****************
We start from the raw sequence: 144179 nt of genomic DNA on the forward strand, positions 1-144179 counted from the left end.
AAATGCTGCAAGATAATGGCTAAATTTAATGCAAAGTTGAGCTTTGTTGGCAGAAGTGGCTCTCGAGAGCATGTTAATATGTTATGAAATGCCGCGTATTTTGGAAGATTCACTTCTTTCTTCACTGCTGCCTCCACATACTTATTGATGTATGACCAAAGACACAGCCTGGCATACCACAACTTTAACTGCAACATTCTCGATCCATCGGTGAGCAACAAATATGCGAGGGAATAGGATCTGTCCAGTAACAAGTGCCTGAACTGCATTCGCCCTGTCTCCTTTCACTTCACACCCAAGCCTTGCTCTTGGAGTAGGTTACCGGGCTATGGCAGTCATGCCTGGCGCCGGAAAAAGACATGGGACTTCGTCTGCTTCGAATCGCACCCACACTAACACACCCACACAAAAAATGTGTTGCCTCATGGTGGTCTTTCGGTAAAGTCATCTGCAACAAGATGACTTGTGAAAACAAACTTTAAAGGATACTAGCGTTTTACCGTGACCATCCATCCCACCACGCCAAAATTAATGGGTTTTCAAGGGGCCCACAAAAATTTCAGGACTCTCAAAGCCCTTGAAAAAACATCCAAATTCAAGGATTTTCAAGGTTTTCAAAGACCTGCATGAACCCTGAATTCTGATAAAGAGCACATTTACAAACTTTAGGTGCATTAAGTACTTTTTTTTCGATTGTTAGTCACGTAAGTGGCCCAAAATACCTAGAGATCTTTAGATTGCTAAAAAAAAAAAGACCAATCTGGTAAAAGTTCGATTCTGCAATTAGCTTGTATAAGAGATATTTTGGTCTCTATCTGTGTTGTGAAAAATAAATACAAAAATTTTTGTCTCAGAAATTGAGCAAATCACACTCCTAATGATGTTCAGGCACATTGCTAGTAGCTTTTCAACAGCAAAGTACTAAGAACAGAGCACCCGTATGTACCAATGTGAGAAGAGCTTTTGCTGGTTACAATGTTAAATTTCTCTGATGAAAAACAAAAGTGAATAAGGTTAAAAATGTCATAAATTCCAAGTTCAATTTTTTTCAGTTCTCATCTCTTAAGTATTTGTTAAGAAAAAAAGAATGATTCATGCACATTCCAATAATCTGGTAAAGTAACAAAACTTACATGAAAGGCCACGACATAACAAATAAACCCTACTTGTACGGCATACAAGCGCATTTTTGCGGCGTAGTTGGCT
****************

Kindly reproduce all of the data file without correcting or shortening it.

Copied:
We start from the raw sequence: 144179 nt of genomic DNA on the forward strand, positions 1-144179 counted from the left end.
AAATGCTGCAAGATAATGGCTAAATTTAATGCAAAGTTGAGCTTTGTTGGCAGAAGTGGCTCTCGAGAGCATGTTAATATGTTATGAAATGCCGCGTATTTTGGAAGATTCACTTCTTTCTTCACTGCTGCCTCCACATACTTATTGATGTATGACCAAAGACACAGCCTGGCATACCACAACTTTAACTGCAACATTCTCGATCCATCGGTGAGCAACAAATATGCGAGGGAATAGGATCTGTCCAGTAACAAGTGCCTGAACTGCATTCGCCCTGTCTCCTTTCACTTCACACCCAAGCCTTGCTCTTGGAGTAGGTTACCGGGCTATGGCAGTCATGCCTGGCGCCGGAAAAAGACATGGGACTTCGTCTGCTTCGAATCGCACCCACACTAACACACCCACACAAAAAATGTGTTGCCTCATGGTGGTCTTTCGGTAAAGTCATCTGCAACAAGATGACTTGTGAAAACAAACTTTAAAGGATACTAGCGTTTTACCGTGACCATCCATCCCACCACGCCAAAATTAATGGGTTTTCAAGGGGCCCACAAAAATTTCAGGACTCTCAAAGCCCTTGAAAAAACATCCAAATTCAAGGATTTTCAAGGTTTTCAAAGACCTGCATGAACCCTGAATTCTGATAAAGAGCACATTTACAAACTTTAGGTGCATTAAGTACTTTTTTTTCGATTGTTAGTCACGTAAGTGGCCCAAAATACCTAGAGATCTTTAGATTGCTAAAAAAAAAAAGACCAATCTGGTAAAAGTTCGATTCTGCAATTAGCTTGTATAAGAGATATTTTGGTCTCTATCTGTGTTGTGAAAAATAAATACAAAAATTTTTGTCTCAGAAATTGAGCAAATCACACTCCTAATGATGTTCAGGCACATTGCTAGTAGCTTTTCAACAGCAAAGTACTAAGAACAGAGCACCCGTATGTACCAATGTGAGAAGAGCTTTTGCTGGTTACAATGTTAAATTTCTCTGATGAAAAACAAAAGTGAATAAGGTTAAAAATGTCATAAATTCCAAGTTCAATTTTTTTCAGTTCTCATCTCTTAAGTATTTGTTAAGAAAAAAAGAATGATTCATGCACATTCCAATAATCTGGTAAAGTAACAAAACTTACATGAAAGGCCACGACATAACAAATAAACCCTACTTGTACGGCATACAAGCGCATTTTTGCGGCGTAGTTGGCT